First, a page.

Review: Anansi Boys

Anansi Boys
Anansi Boys by Neil Gaiman
My rating: 5 of 5 stars


Magic realism is a theme I can relate to visually, but to have it in a written form, I thought it was impossible; until I read Anansi Boys. Gaiman has accomplished this feat and has done so with style, creativity, and much imagination.

Anansi Boys follows the story of fat Charlie, a grown man plagued by his upbringing. He blames his sad lot in life on his father. Being constantly pranked by your own father seemed to have that effect on you.

When fat Charlie’s father passes away, it triggers a hilarious chain of events that leads fat Charlie on a trip across the globe. Fat Charlie while trying to seek closure for his father’s death, meets his long-lost brother, who in turn is more trouble than is worth knowing. With the latter causing more problems than fixing them, fat Charlie tries to set things right, only to cause even more problems. The troubles continue to spiral out of control, but that’s what makes the book so interesting.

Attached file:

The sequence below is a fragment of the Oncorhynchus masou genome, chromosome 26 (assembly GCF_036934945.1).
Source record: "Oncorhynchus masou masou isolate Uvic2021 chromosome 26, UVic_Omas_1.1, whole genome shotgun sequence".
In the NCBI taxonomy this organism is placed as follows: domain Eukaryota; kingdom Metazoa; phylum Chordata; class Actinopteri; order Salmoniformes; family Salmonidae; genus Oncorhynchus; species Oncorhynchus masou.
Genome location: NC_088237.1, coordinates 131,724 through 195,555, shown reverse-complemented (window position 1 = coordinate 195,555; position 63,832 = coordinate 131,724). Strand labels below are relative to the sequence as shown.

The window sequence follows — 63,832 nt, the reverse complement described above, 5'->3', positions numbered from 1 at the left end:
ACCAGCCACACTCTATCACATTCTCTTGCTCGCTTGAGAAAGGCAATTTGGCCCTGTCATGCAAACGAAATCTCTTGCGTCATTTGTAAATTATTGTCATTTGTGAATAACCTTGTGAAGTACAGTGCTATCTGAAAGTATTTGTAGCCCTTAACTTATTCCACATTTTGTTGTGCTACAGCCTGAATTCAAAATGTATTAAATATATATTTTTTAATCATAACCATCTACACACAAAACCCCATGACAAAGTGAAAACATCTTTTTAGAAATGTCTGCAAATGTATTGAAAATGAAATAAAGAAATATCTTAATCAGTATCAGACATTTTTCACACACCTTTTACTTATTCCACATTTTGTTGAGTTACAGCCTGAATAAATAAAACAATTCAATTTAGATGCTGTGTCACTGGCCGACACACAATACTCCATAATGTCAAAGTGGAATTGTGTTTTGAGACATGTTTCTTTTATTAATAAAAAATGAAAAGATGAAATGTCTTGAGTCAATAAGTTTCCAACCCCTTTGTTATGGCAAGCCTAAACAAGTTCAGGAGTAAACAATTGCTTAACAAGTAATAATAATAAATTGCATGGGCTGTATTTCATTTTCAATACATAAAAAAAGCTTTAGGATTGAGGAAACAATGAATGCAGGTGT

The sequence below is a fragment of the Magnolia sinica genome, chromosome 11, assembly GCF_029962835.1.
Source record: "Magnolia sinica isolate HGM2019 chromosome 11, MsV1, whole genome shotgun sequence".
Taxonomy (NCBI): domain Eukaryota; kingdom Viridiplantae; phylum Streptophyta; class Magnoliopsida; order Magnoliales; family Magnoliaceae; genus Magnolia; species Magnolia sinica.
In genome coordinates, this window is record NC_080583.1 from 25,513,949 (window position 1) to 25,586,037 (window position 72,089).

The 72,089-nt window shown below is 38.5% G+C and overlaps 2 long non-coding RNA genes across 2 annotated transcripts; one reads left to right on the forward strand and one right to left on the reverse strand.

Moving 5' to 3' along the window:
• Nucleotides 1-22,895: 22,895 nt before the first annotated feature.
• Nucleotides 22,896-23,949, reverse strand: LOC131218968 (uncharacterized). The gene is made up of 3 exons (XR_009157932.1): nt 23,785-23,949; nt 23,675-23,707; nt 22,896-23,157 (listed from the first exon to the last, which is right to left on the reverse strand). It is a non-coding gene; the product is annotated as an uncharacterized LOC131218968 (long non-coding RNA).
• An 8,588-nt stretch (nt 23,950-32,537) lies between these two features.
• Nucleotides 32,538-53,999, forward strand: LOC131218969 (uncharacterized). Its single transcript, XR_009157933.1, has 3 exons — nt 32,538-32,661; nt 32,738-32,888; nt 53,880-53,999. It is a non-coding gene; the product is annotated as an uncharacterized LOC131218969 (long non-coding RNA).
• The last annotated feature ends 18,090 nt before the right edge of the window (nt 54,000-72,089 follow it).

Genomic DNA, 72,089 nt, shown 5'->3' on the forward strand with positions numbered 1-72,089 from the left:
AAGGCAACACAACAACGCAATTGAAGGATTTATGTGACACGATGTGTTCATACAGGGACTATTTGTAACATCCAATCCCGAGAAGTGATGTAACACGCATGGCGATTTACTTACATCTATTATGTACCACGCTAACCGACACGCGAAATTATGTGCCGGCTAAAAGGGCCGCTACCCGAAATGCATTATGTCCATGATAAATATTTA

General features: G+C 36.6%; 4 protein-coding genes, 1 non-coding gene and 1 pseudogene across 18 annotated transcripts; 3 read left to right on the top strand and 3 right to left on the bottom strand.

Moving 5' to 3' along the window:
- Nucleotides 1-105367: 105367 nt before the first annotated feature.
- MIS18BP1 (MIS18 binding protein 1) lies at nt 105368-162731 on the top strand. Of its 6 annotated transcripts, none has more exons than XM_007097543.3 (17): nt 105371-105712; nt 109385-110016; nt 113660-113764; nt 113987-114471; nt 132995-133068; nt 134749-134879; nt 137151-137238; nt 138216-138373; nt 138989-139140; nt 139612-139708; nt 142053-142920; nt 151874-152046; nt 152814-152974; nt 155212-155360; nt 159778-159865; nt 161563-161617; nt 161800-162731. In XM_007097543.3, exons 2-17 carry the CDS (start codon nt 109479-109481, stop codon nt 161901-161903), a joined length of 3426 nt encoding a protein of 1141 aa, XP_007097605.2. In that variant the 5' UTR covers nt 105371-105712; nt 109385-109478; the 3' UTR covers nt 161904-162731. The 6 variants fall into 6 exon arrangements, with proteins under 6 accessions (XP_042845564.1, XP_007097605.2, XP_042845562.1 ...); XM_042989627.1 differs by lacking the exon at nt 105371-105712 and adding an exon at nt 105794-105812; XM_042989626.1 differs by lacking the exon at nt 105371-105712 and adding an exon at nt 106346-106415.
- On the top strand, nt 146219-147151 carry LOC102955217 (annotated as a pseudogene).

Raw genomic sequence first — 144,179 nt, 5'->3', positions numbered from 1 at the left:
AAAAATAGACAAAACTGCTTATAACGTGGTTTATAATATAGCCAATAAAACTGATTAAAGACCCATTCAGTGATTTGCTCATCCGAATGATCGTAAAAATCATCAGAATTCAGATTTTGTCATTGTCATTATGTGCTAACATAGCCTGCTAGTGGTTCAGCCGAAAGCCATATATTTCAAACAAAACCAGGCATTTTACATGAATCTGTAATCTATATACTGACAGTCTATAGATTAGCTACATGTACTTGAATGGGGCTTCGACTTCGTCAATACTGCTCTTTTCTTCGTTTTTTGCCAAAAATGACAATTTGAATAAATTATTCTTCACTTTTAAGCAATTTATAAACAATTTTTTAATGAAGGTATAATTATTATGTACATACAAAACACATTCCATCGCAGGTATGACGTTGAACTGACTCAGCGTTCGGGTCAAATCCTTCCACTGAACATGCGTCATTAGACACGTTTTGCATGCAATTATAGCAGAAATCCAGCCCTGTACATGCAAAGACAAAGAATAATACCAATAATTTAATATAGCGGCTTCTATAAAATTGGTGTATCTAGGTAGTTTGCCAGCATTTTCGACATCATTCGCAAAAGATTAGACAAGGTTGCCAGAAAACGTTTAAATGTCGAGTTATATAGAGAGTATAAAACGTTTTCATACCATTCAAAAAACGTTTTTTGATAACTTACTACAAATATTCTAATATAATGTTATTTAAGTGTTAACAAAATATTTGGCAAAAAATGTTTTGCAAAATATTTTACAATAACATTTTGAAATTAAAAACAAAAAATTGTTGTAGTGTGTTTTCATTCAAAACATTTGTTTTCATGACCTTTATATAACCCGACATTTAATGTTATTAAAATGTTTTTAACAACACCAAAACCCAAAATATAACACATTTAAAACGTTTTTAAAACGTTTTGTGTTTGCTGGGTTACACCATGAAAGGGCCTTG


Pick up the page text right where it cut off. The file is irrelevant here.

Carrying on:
From start to finish this tale was extremely funny. The wit that Gaiman put into the book is astounding. At the same time, Gaiman puts in a very vague magic system, so much so that it feels like a magic realism painting. At the same time, this magic system and the way the characters solve the problems are not plot-breaking at all. I think this makes this book an excellent study for aspiring writers. In fact, this book was the inspiration for the new book Dragonhearted.

I thoroughly enjoyed this book and will recommend it to anyone.

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